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General News Parts Back to work: The industrial dispute at DAIR Industries has concluded after negotiations between the company and unions at Fair Work Australia on Sunday. Image: Google Street View.

Back to work: The industrial dispute at DAIR Industries has concluded after negotiations between the company and unions at Fair Work Australia on Sunday. Image: Google Street View.

Back to work at DAIR Industries after redundancy payout deal sealed by workers

A DISPUTE that threatened to bring car production to a halt at GM Holden and Ford this week is over, with workers at vehicle component manufacturer DAIR Industries voting last night to accept a compromise on capped redundancy payouts thrashed out at Fair Work Australia in Melbourne.

Workers had been picketing the Dandenong factory in Victoria over the issue since Wednesday, slashing production of components such as rear bumper assemblies, foot brakes, clutch mechanisms, hood hinges, parking brakes and car jacks.

But in negotiations on Sunday, the company and unions agreed to a redundancy payout cap of 104 weeks for long-serving workers – a deal later ratified by workers.

DAIR production resumed this morning, but car manufacturers were still juggling production schedules to cover parts shortages.

Ford Australia public affairs director Sinead Phipps said one example of parts in short supply was the third-row seat runners for the seven-seat Territory.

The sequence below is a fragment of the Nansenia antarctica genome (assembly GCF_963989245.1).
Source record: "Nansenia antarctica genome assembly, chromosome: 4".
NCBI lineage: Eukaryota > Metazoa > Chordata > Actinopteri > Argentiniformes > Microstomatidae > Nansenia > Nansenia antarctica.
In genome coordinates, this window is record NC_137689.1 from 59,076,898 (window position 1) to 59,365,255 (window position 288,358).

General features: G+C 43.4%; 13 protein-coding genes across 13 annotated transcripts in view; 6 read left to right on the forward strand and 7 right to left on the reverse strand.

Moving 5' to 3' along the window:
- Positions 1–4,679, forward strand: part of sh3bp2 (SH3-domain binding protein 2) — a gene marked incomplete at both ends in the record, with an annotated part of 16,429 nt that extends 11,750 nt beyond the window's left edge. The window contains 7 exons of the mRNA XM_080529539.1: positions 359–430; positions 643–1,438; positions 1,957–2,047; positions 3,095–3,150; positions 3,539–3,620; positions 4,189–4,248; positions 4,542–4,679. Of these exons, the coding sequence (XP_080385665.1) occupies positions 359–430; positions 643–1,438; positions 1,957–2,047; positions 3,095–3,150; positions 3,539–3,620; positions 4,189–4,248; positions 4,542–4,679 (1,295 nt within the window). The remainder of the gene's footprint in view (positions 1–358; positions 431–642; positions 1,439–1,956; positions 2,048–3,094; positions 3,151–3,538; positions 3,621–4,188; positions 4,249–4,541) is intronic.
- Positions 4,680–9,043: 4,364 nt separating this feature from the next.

“We will be able to produce a full day’s schedule today and tomorrow, but we are just having to juggle the models being produced,” she said.

The dispute over redundancy payouts reflects the nervousness of the 140 workers at DAIR Industries – and across the component manufacturing sector in general – over job security.

Hundreds of jobs have already been slashed as local car-makers cut production and struggle against competition generated by the high Aussie dollar.

Two parts-makers, APV Automotive Components and CMI Industries, have closed factories in the past two weeks, costing more than 200 workers their jobs.

DAIR, which has been in business since the 1960s, was acquired last year by another parts-maker, Autodom Ltd, which reported a $647,922 loss on revenues of $46.8 million in 2011.

The dispute over redundancies stemmed from that take-over, with DAIR workers refusing to accept a revised agreement over capped redundancies in line with Autodom policy.

Federal workplace relations minister Bill Shorten helped to broker the settlement, talking with both sides.

Victorian manufacturing minister Richard Dalla-Riva said in a statement that the dispute highlighted the failings of federal Labor’s Fair Work Act to deal with “reckless and irresponsible union behaviour”.

“The fact is it should never have come to this before sanity prevailed,” he said.

“Until the Gillard government adopts sensible reforms to its workplace laws, vital industries like manufacturing will continue to face irresponsible and reckless threats like we have seen in these past days.”

DAIR’s general manager of operations Kevin Boyle told AAP that the dispute had hurt everyone involved.

“It’s been damaging to everybody – the company financially and individuals financially,” he said outside Fair Work Australia.


General News Parts Back to work: The industrial dispute at DAIR Industries has concluded after negotiations between the company and unions at Fair Work Australia on Sunday. Image: Google Street View.





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